European Parliament Condemns Plans To Disconnect File-Sharers

Controversial plans to disconnect file-sharers from the internet were condemned in the European Parliament this morning when MEPs voted to avoid adopting measures "conflicting with civil liberties and human rights and with the principles of proportionality, effectiveness and dissuasiveness".

After failing in their ‘sue em all’ approach in dealing with file-sharers, the music industry in particular has been lobbying for ISPs to disconnect their subscribers from the internet. The proposals by the French have been well documented and more recently, the attempts by the British Phonographic Industry to bully ISPs into disconnecting their customers. These proposals have been met with anger and disbelief across Europe but today, common-sense appears to be re-emerging.

According to an Open Rights Group report, Members of the European Parliament have voted this morning to adopt an amendment to the Guy Bono Report and condemning state plans to authorize the disconnection of suspected file-sharers from the internet.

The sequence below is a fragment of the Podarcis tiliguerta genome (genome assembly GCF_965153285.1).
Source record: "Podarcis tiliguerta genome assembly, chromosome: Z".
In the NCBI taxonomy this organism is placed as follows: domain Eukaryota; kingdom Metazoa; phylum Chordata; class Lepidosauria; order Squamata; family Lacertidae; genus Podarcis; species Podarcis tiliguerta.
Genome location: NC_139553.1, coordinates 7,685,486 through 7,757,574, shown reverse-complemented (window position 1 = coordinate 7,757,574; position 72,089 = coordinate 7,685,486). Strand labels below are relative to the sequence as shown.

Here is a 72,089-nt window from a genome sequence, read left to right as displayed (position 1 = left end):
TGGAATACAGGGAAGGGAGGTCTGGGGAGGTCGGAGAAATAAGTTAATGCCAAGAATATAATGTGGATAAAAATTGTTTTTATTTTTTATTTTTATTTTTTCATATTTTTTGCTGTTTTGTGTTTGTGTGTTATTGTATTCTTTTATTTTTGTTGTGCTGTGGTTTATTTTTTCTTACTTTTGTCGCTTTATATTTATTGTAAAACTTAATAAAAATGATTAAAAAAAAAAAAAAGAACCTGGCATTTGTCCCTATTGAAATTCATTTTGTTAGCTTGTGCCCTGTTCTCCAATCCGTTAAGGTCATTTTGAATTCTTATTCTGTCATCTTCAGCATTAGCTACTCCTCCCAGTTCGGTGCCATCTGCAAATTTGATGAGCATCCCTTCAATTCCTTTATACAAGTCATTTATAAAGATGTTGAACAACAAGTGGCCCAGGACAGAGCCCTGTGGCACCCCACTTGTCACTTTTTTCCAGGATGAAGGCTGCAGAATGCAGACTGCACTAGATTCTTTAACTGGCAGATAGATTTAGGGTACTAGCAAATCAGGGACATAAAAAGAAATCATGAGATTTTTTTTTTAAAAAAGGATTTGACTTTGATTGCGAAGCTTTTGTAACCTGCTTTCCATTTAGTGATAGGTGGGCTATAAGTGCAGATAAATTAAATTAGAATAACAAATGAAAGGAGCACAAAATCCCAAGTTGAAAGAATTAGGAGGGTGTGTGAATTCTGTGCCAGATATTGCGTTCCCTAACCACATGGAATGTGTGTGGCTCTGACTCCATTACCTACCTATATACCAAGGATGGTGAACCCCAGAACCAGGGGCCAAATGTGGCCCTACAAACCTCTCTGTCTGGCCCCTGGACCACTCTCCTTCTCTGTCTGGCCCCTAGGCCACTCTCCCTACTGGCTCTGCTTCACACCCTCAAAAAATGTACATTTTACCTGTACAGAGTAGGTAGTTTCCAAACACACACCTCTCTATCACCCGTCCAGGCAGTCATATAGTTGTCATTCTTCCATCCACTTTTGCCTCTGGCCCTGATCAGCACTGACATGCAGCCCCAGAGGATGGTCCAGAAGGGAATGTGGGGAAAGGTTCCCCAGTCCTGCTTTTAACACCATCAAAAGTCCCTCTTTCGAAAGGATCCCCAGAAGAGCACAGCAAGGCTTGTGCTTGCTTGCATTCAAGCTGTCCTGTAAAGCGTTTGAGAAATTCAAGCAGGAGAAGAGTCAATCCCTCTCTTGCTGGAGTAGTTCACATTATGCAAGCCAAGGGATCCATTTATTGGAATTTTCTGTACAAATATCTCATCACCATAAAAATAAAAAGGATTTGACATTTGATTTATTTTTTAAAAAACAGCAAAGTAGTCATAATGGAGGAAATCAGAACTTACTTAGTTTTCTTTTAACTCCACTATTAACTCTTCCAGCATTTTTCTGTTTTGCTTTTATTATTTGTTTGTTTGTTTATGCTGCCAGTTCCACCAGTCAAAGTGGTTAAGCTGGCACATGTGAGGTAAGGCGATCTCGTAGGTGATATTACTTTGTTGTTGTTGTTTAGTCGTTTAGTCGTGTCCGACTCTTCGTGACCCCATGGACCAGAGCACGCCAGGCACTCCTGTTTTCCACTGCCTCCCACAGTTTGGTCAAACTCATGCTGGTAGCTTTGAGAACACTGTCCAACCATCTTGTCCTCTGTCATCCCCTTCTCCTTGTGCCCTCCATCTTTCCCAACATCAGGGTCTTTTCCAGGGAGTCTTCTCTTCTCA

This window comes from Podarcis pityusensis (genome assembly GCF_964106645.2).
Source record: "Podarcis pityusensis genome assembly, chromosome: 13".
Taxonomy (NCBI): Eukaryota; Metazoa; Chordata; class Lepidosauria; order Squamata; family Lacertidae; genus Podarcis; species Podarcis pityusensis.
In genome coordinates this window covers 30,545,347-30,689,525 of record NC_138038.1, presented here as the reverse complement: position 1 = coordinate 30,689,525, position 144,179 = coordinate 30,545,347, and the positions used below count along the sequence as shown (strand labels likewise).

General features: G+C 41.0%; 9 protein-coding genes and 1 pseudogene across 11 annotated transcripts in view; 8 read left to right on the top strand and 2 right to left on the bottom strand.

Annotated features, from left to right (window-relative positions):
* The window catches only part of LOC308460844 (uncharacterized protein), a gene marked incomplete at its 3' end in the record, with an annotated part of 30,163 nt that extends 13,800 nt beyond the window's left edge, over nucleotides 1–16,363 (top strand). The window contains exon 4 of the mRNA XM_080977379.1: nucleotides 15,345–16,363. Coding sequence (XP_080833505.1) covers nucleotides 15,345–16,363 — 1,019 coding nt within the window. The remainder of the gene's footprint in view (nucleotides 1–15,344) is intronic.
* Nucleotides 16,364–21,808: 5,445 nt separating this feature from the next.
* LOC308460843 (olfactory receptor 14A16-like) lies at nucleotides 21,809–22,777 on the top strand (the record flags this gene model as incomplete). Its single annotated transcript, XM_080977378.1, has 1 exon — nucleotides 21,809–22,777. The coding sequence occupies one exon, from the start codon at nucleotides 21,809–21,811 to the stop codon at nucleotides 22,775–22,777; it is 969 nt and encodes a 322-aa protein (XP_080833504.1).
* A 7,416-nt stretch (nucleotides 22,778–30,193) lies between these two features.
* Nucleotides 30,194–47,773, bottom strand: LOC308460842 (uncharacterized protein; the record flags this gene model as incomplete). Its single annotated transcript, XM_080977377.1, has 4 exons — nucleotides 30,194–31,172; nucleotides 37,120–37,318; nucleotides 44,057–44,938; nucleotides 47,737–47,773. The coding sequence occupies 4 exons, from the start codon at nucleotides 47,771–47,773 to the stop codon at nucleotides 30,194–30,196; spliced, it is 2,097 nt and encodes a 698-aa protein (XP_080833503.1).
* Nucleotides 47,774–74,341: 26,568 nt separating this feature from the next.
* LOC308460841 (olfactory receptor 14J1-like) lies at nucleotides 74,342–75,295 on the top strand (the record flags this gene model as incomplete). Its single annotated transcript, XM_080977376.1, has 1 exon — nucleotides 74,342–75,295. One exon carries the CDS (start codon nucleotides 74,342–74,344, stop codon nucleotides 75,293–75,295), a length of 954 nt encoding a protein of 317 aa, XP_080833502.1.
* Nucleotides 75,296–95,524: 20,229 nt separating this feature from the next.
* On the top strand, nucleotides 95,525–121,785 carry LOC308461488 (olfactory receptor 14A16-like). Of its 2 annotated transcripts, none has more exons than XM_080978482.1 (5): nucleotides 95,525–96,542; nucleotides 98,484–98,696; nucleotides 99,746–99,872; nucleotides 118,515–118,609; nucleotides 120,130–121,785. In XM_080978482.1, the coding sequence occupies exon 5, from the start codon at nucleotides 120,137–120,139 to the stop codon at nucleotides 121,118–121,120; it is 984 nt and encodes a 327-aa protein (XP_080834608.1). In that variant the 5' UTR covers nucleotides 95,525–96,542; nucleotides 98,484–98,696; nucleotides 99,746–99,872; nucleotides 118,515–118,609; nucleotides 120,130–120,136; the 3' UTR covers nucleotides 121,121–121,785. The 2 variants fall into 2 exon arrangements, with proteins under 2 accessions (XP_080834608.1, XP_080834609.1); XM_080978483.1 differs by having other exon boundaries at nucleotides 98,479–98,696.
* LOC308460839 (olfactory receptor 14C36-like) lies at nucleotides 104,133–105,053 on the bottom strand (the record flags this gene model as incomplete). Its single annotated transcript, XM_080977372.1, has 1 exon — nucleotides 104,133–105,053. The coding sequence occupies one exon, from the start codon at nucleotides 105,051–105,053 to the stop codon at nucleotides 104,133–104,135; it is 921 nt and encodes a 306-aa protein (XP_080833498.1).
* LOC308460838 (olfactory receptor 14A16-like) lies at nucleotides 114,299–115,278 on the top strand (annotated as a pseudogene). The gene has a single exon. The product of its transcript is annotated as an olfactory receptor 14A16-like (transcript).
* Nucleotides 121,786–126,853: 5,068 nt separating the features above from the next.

The vote was very close, with 314 MEPs voting in favor of the amendment and 297 voting against.

The text of the amendment “calls on the Commission and the Member States to recognize that the Internet is a vast platform for cultural expression, access to knowledge, and democratic participation in European creativity, bringing generations together through the information society; calls on the Commission and the Member States, therefore, to avoid adopting measures conflicting with civil liberties and human rights and with the principles of proportionality, effectiveness and dissuasiveness, such as the interruption of Internet access.”

Proportionate behavior is not a quality one would immediately associate with the anti-piracy activities of the recording industries, so it’s no surprise that they should attempt to encourage such draconian legislation. Denying European citizens access to the Internet along with its massive scope for learning, education and the spreading of culture, has clearly gone several steps too far, particularly when actioned due to petty personal copyright infringement on a non-commercial scale.

European Parliament spokesperson Malene Folke Chaucheprat said in a statement: “The vote shows that MEPs want to strike a balance between the interests of rights holders and those of consumers, and that big measures like cutting off Internet access shouldn’t be used.”

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